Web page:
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Kim Voynar

By Kim Voynar Voynar@moviecitynews.com

TIFF12 Review: Love is All You Need

Susanne Bier’s latest film, Love is All You Need, takes an accessible, easy-to-digest premise – at their children’s wedding, a man who’s closed himself off to love meets a sympathetic woman whose marriage is falling apart – and makes of it a much better film than it sounds on paper, thanks in no small part to a smart screenplay by Anders Thomas Jensen, who’s just good enough at storytelling to pull it all off. I enjoyed this film quite a lot, although I went into it fully prepared for it to be overly saccharine, based on the catalog description. It’s not. Bier and Jensen have crafted an entertaining little slip of a story here, quite Danish in style and with bit of a humorous bent, and if it’s not taking itself too seriously, well, it is at least entertaining to sit with for a couple hours.

The man in question, Phillip (Pierce Brosnan, whose presence also lends heft to keep things from being too fluffy), is a wealthy trader of fruits, and we learn early on that he’s an emotionally impotent, walled-off jerk who rejects any semblance of kindness or connection from others and treats his employees like chattel. Ida (Trine Dyrholm, previously seen in weightier works A Celebration, Troubled Water, and In a Better World) comes home from her final chemotherapy treatment to find her husband, Leif (Kim Bodnia) on their couch balling Tilde-from-accounting, a hot blond who’s keen to make Leif her own man.

Everybody comes together at the wedding of Phillip’s son Patrick ( Sebastian Jessen) to Ida’s daughter Astrid (Molly Blixt Egelind). Also along for the ride is Paprika Steen as Benedikte, Phillip’s brash, brassy sister-in-law, who’s always had a thing for him, and hopes to use the auspicious occasion of the wedding to kindle a little flame of her own. Steen is a terrific actress, one of my favorites of any culture, but Benedikte is so over-the-top that she tends to play a bit more as caricature than character; then again, so is Leif a bit of a caricature, and so is Tilde-from-accounting, so perhaps it was an intentional choice on the part of Bier and Jensen to render the less appealing characters with broader strokes, all the better to contrast and define those that are more firmly on the “good” side – Ida and Phillip, of course, but also Patrick and, especially, Astrid. It all plays a bit like a soap opera, but it’s a mostly entertaining one, and the scenery, especially once everyone goes off to Italy, is stunningly lovely and will make you want to call your travel agent to start planning your next vacation.

I could see this one doing well on the arthouse circuit, boosted by its rom-com-for-older-women sweet spot and the built-in appeal of the undeniably sexy – but also here sometimes bumbling and funny and sweet – Mr. Brosnan. It’s also exactly the kind of nice little film you could easily see some Hollywood studio think about buying remake rights for, after which they would take Jensen’s charming little script, butcher it mightily, cast some older actress (Meg Ryan, perhaps, or if they were sincerely aiming for “good,” maybe Meryl Streep (visions of Mama Mia?) or Toni Collette or Patricia Clarkson in the lead role, and turn it into some overly sentimental, sappy romantic comedy targeted squarely at middle-aged housewives in the Heartland who won’t watch films with subtitles. Here’s hoping that won’t happen; Bier has already done a perfectly fine job here with Jensen’s material, and it wouldn’t hurt some folks to stretch a little and learn to watch films with subtitles anyhow.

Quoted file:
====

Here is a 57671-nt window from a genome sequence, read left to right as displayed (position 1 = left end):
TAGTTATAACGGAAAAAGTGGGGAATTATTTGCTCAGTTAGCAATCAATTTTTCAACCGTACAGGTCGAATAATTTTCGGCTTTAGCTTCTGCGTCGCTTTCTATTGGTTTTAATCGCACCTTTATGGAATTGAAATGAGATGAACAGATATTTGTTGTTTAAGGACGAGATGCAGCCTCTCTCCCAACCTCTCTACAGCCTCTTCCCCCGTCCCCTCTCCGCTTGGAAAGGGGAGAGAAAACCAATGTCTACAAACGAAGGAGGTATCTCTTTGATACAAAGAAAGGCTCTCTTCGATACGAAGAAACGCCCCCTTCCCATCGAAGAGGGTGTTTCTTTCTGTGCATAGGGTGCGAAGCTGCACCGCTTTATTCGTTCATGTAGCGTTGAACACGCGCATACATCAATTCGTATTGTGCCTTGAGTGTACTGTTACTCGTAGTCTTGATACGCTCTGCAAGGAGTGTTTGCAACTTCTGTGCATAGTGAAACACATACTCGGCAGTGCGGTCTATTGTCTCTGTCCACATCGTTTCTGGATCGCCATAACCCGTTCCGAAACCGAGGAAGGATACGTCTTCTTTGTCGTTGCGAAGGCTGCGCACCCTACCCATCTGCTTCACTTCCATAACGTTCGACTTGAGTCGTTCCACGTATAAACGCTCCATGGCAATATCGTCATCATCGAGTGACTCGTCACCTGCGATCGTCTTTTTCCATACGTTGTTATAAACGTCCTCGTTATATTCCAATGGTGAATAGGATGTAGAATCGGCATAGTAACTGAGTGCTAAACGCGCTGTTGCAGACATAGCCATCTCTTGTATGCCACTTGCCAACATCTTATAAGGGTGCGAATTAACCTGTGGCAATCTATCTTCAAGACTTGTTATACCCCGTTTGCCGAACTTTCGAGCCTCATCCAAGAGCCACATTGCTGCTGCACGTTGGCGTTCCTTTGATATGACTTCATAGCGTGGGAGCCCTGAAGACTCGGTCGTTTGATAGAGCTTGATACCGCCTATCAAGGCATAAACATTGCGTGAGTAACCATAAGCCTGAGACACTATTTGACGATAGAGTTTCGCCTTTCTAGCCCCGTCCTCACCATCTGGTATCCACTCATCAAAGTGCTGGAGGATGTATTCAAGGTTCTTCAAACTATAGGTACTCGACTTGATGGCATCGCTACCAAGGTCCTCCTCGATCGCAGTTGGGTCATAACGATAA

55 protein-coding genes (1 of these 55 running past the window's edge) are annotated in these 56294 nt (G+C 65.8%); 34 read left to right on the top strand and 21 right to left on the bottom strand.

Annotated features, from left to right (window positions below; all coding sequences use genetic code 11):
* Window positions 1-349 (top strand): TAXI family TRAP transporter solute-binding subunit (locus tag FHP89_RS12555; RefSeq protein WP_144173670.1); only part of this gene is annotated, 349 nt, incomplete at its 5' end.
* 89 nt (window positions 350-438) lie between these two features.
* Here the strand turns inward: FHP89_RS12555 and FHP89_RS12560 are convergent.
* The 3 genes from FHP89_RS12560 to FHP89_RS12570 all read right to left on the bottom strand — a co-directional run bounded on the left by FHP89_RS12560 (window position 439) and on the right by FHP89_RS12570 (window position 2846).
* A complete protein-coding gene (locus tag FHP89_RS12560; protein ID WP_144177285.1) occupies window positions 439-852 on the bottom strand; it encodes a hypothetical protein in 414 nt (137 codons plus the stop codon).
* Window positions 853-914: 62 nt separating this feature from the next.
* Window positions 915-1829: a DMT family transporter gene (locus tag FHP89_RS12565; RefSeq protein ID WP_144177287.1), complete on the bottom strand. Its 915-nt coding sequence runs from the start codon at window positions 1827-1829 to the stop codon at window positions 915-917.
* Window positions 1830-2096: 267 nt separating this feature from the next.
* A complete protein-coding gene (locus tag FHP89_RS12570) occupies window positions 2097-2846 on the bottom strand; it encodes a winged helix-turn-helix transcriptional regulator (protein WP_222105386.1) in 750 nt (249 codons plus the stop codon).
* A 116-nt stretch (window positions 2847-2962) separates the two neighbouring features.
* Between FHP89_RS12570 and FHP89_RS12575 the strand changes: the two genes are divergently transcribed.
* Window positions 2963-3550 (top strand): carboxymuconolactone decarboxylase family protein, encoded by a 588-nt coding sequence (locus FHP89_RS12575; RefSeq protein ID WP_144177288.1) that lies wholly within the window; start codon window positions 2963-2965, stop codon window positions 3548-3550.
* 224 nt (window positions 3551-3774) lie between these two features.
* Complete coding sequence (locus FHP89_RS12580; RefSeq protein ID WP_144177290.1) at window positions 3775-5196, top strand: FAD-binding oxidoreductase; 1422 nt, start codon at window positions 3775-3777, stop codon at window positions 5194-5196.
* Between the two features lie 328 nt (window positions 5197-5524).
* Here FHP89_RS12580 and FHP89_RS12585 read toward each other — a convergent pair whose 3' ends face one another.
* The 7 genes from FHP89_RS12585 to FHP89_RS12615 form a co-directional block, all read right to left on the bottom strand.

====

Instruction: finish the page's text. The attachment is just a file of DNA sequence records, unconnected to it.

One Response to “TIFF12 Review: Love is All You Need”

  1. marianne says:

    butcher it mightily is what will happen if this is made into a remake. leave it alone. broaden your horizons heartland housewives. learn to be a multitaskers and read subtitles. millenium trilogy fanstastic as it is. i will not bother with the lynch version.

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“Film festivals, for those who don’t know, are not exactly the glitzy red carpet affairs you see on TV. Those do happen, but they’re a tiny part of the festival. The main part of any film festival are the thousands of people with festival passes hanging on lanyards beneath their anoraks, carrying brochures for movies you have never and will never hear of, desperately scrabbling to sell whatever movie it is to buyers from all over the world. Every hotel bar, every cafe, every restaurant is filled to the brim with these people, talking loudly about non-existent deals. The Brits are the worst because most of the British film industry, with a few honourable exceptions, are scam artists and chancers who move around from company to company failing to get anything good made and trying to cast Danny Dyer in anything that moves. I’m seeing guys here who I first met twenty years ago and who are still wearing the same clothes, doing the same job (albeit for a different company) and spinning the same line of bullshit about how THIS movie has Al Pacino or Meryl Streep or George Clooney attached and, whilst that last one didn’t work out, THIS ONE is going to be HUGE. As the day goes on, they start drinking and it all gets ugly and, well, that’s why I’m the guy walking through the Tiergarten with a camera taking pictures of frozen lakes and pretending this isn’t happening.

“Berlin is cool, though and I’ve been lucky to be doing meetings with some people who want to actually get things done. We’ll see what comes of it.”
~ Julian Simpson 

“The difference between poetry and prose, and why if you’re not acculturated to poetry, you might resist it: that page is frightening. Why is it not filled? The two categories of people who don’t feel that way are children and prisoners. So many prison poets; they see that gap and experience it differently. I’m for the gap!”
~ Poet Eileen Myles